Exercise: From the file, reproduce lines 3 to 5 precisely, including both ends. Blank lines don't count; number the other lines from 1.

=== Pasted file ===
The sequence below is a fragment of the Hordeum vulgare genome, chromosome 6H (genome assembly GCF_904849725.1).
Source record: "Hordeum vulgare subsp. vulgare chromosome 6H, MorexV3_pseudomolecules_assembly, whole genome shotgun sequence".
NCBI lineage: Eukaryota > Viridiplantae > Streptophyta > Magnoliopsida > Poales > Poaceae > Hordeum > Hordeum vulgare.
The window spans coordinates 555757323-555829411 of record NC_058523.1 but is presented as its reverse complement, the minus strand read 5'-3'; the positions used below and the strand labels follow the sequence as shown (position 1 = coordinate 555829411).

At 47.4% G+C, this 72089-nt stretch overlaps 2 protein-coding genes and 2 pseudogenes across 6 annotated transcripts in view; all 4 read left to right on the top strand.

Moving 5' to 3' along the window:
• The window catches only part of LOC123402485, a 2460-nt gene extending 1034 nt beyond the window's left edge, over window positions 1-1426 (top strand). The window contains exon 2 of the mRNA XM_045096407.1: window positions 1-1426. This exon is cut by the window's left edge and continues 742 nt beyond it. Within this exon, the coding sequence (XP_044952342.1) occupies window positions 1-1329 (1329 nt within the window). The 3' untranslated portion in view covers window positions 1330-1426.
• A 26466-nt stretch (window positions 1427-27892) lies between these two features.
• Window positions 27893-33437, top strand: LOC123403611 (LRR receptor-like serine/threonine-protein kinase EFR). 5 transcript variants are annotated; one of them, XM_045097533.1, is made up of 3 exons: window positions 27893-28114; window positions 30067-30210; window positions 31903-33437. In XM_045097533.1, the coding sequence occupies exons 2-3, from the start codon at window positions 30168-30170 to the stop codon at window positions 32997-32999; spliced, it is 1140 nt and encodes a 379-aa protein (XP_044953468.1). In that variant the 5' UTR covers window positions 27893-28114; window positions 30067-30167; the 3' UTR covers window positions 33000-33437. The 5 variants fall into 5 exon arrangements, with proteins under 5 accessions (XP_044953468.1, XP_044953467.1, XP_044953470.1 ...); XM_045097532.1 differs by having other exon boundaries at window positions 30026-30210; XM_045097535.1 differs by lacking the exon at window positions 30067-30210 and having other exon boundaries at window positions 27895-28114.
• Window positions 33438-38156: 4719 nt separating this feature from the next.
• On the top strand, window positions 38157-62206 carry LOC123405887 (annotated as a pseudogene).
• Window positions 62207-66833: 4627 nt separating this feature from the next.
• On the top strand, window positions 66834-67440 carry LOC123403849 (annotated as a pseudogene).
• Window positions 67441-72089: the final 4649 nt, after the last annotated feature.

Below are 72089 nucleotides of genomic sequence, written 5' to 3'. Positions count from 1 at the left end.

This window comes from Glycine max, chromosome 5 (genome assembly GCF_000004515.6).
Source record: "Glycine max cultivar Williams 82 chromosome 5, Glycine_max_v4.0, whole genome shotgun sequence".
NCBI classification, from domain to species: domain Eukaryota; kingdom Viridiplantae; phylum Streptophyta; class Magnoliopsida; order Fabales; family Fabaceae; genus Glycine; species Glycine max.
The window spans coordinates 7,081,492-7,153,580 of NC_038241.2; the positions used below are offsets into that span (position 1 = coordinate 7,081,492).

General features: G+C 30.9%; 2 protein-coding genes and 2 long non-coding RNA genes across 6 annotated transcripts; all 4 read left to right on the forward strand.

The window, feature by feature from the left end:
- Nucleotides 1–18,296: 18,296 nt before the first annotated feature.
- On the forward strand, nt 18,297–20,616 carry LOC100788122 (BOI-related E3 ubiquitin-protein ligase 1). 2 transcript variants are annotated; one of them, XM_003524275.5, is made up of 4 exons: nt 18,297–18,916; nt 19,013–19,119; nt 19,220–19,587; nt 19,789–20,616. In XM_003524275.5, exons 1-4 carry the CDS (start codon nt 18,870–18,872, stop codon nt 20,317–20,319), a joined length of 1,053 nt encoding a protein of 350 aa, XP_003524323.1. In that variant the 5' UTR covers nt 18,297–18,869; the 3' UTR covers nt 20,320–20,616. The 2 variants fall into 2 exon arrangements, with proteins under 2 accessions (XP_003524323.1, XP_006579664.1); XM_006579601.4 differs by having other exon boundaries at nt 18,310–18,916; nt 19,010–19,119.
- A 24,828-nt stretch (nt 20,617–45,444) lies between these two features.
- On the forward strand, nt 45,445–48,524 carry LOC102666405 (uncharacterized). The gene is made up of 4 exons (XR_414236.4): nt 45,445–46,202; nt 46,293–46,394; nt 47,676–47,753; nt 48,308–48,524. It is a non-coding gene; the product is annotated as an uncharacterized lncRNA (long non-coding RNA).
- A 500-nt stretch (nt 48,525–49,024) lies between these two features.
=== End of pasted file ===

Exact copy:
NCBI lineage: Eukaryota > Viridiplantae > Streptophyta > Magnoliopsida > Poales > Poaceae > Hordeum > Hordeum vulgare.
The window spans coordinates 555757323-555829411 of record NC_058523.1 but is presented as its reverse complement, the minus strand read 5'-3'; the positions used below and the strand labels follow the sequence as shown (position 1 = coordinate 555829411).

At 47.4% G+C, this 72089-nt stretch overlaps 2 protein-coding genes and 2 pseudogenes across 6 annotated transcripts in view; all 4 read left to right on the top strand.